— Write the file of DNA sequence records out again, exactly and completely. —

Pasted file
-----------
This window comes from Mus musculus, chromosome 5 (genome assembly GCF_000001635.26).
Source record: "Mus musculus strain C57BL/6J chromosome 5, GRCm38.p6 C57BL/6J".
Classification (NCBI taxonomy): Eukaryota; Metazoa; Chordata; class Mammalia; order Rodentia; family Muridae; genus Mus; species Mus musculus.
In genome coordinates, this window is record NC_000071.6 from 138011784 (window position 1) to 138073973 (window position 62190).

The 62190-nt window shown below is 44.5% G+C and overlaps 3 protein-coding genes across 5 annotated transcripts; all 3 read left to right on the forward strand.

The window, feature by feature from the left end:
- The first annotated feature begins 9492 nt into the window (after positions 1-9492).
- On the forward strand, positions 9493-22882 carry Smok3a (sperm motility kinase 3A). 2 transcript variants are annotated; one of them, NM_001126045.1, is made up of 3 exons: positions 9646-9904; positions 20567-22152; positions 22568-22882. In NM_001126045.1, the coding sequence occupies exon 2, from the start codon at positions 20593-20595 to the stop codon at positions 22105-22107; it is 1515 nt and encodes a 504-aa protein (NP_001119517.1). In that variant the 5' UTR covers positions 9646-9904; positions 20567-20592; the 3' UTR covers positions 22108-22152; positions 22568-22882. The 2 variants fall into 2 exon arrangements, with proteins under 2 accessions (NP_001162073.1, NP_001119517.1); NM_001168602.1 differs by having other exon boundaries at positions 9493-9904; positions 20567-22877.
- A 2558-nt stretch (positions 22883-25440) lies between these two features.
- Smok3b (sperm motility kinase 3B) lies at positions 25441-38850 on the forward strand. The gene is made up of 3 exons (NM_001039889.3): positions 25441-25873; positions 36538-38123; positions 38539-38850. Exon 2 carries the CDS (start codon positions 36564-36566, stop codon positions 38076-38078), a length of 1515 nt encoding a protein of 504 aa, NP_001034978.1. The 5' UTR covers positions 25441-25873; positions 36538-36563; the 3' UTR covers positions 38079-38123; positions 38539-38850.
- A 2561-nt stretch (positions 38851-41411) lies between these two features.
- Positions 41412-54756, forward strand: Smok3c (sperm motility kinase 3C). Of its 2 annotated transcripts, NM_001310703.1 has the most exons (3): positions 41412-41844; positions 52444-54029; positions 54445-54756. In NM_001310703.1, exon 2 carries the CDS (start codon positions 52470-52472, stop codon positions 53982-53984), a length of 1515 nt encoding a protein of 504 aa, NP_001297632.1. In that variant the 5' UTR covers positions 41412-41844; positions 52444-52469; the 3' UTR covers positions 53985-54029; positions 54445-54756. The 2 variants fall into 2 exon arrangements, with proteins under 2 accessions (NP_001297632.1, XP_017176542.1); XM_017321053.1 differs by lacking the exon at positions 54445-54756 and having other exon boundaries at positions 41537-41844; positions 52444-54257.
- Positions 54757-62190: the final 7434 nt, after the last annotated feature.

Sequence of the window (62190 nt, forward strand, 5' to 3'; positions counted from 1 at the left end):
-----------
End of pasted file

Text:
This window comes from Mus musculus, chromosome 5 (genome assembly GCF_000001635.26).
Source record: "Mus musculus strain C57BL/6J chromosome 5, GRCm38.p6 C57BL/6J".
Classification (NCBI taxonomy): Eukaryota; Metazoa; Chordata; class Mammalia; order Rodentia; family Muridae; genus Mus; species Mus musculus.
In genome coordinates, this window is record NC_000071.6 from 138011784 (window position 1) to 138073973 (window position 62190).

The 62190-nt window shown below is 44.5% G+C and overlaps 3 protein-coding genes across 5 annotated transcripts; all 3 read left to right on the forward strand.

The window, feature by feature from the left end:
- The first annotated feature begins 9492 nt into the window (after positions 1-9492).
- On the forward strand, positions 9493-22882 carry Smok3a (sperm motility kinase 3A). 2 transcript variants are annotated; one of them, NM_001126045.1, is made up of 3 exons: positions 9646-9904; positions 20567-22152; positions 22568-22882. In NM_001126045.1, the coding sequence occupies exon 2, from the start codon at positions 20593-20595 to the stop codon at positions 22105-22107; it is 1515 nt and encodes a 504-aa protein (NP_001119517.1). In that variant the 5' UTR covers positions 9646-9904; positions 20567-20592; the 3' UTR covers positions 22108-22152; positions 22568-22882. The 2 variants fall into 2 exon arrangements, with proteins under 2 accessions (NP_001162073.1, NP_001119517.1); NM_001168602.1 differs by having other exon boundaries at positions 9493-9904; positions 20567-22877.
- A 2558-nt stretch (positions 22883-25440) lies between these two features.
- Smok3b (sperm motility kinase 3B) lies at positions 25441-38850 on the forward strand. The gene is made up of 3 exons (NM_001039889.3): positions 25441-25873; positions 36538-38123; positions 38539-38850. Exon 2 carries the CDS (start codon positions 36564-36566, stop codon positions 38076-38078), a length of 1515 nt encoding a protein of 504 aa, NP_001034978.1. The 5' UTR covers positions 25441-25873; positions 36538-36563; the 3' UTR covers positions 38079-38123; positions 38539-38850.
- A 2561-nt stretch (positions 38851-41411) lies between these two features.
- Positions 41412-54756, forward strand: Smok3c (sperm motility kinase 3C). Of its 2 annotated transcripts, NM_001310703.1 has the most exons (3): positions 41412-41844; positions 52444-54029; positions 54445-54756. In NM_001310703.1, exon 2 carries the CDS (start codon positions 52470-52472, stop codon positions 53982-53984), a length of 1515 nt encoding a protein of 504 aa, NP_001297632.1. In that variant the 5' UTR covers positions 41412-41844; positions 52444-52469; the 3' UTR covers positions 53985-54029; positions 54445-54756. The 2 variants fall into 2 exon arrangements, with proteins under 2 accessions (NP_001297632.1, XP_017176542.1); XM_017321053.1 differs by lacking the exon at positions 54445-54756 and having other exon boundaries at positions 41537-41844; positions 52444-54257.
- Positions 54757-62190: the final 7434 nt, after the last annotated feature.

Sequence of the window (62190 nt, forward strand, 5' to 3'; positions counted from 1 at the left end):